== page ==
The first of a series of technological benefits from Lucent Corp’s January acquisition of billings software developer Kenan Systems Corp has come to fruition with the integration of its parent’s Billdats mediation software into Kenan’s Arbor/BP package. This is the first concrete result of the acquisition, with others to follow in the coming months, according […]
The first of a series of technological benefits from Lucent Corp’s January acquisition of billings software developer Kenan Systems Corp has come to fruition with the integration of its parent’s Billdats mediation software into Kenan’s Arbor/BP package. This is the first concrete result of the acquisition, with others to follow in the coming months, according to Kenan’s sales and marketing director for the EMEA region, Jan Wiejak. Still to come on the roadmap is a fraud detection capability based on statistical analysis techniques, for launch in the third quarter.
In the last three months of the year will come a mediation product for the more complex world of IP networks. Billdats is for switched telephony environments and is available for wireline and mobile services. Also planned is an integration of Kenan’s billing package and Lucent’s intelligent networking software for the mobile market.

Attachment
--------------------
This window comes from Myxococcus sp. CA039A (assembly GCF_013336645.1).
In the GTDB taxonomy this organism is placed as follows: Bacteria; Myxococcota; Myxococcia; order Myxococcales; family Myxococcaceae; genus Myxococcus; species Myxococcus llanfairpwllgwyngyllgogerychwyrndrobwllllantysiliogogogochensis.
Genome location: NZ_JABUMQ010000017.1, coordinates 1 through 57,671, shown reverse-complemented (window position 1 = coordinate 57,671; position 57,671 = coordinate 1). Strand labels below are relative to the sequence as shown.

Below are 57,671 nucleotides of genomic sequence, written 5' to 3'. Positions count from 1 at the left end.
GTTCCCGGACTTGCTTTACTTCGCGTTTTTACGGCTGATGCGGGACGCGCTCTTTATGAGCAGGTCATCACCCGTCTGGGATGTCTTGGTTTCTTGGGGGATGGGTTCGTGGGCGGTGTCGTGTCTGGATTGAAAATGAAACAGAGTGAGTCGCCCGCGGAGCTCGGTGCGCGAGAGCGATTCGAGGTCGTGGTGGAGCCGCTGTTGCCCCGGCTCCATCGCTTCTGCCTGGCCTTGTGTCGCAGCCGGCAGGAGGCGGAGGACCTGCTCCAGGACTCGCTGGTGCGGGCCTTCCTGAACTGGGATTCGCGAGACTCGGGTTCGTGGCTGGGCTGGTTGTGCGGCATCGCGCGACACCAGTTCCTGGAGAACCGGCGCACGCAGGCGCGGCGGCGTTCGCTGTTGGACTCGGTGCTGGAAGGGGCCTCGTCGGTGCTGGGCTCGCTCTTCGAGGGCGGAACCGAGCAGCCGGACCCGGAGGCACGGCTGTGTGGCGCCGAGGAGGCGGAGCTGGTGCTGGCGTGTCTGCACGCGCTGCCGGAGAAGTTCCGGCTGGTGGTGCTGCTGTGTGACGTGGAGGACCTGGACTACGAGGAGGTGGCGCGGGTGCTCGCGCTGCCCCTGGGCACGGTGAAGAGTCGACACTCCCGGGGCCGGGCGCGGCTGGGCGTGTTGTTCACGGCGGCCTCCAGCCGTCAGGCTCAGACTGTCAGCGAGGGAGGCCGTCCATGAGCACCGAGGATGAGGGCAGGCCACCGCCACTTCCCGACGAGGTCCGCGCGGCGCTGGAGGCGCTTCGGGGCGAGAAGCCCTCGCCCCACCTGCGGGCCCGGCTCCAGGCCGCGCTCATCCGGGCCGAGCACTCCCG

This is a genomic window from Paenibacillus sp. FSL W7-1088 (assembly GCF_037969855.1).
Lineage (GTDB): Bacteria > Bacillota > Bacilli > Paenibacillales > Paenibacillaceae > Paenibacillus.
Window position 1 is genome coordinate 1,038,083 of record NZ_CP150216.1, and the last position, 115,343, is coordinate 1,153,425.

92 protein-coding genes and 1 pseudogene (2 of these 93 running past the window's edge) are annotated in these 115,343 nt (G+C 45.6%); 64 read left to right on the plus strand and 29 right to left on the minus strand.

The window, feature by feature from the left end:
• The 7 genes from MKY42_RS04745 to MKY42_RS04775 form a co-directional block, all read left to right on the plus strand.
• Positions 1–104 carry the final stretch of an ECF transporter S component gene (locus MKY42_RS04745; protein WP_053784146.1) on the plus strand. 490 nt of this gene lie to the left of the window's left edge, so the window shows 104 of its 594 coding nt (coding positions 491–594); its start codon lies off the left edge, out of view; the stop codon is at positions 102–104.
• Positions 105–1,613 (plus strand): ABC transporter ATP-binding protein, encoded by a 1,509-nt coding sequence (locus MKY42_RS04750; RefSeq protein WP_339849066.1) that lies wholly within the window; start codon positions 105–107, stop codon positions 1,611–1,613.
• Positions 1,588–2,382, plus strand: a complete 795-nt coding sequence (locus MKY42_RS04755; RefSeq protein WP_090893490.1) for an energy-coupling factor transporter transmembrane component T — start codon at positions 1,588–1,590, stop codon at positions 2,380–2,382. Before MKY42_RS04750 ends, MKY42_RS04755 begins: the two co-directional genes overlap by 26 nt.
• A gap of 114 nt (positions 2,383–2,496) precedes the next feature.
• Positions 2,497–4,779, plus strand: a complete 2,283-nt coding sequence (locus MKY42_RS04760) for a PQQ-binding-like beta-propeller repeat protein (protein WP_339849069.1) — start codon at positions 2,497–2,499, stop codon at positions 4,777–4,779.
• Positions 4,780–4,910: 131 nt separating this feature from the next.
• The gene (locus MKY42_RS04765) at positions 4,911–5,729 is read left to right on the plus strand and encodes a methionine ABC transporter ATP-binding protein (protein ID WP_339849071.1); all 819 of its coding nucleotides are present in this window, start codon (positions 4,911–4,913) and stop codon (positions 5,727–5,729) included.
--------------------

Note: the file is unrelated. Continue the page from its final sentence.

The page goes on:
Part of the logic behind Murray Hill, New Jersey-based Lucent buying Kenan, besides being able to offer billing along with its switches, was to take software they’ve developed, productize it and sell it, explained Kenan product consultant Stephen Krajewski. The Billdats integration into Arbor/BP is the first example of this process.
Until now Cambridge, Massachusetts-based Kenan did not have its own mediation product, partnering with a variety of suppliers to this end. In future it will be able to offer integrated Arbor-with-Billdats packages, though customers will still be at liberty to specify other mediation modules, Wiejak added. Billdats will also continue to marketed as a standalone module for other billing systems.
In parallel with the productization of Lucent software, Kenan has also upgraded the core Arbor/BP package, introducing version 9.0 at the end of June. This edition has a number of features specifically for the international market, including support for the common European currency, the euro, and for multi-byte characters.
The latter made it possible to translate the package into Unicode, the basis from which various Asian-language versions can be developed. As a result, on July 6 the company announced that Korea’s second-largest telco, Dacom Corp, had selected Arbor/BP for its wireline, broadband and internet services.
Arbor/BP 9.0 also includes specific features for the Latin American markets, where customers Telefonica del Peru, Telefonica Argentina and Brazilian long-distance provider Embratel required billing that caters for inflation, more unstable interest rates and payment for customer equipment in instalments, said Wiejak.
Another new feature in the latest version of the billing package is a wholesale billing facility. This is required where operators sell minutes on their network to major retailers, which then sell them to end customers. This feature is being used by French new carrier Cegetel, which uses it to bill wholesale customers such as the country’s leading supermarket chains.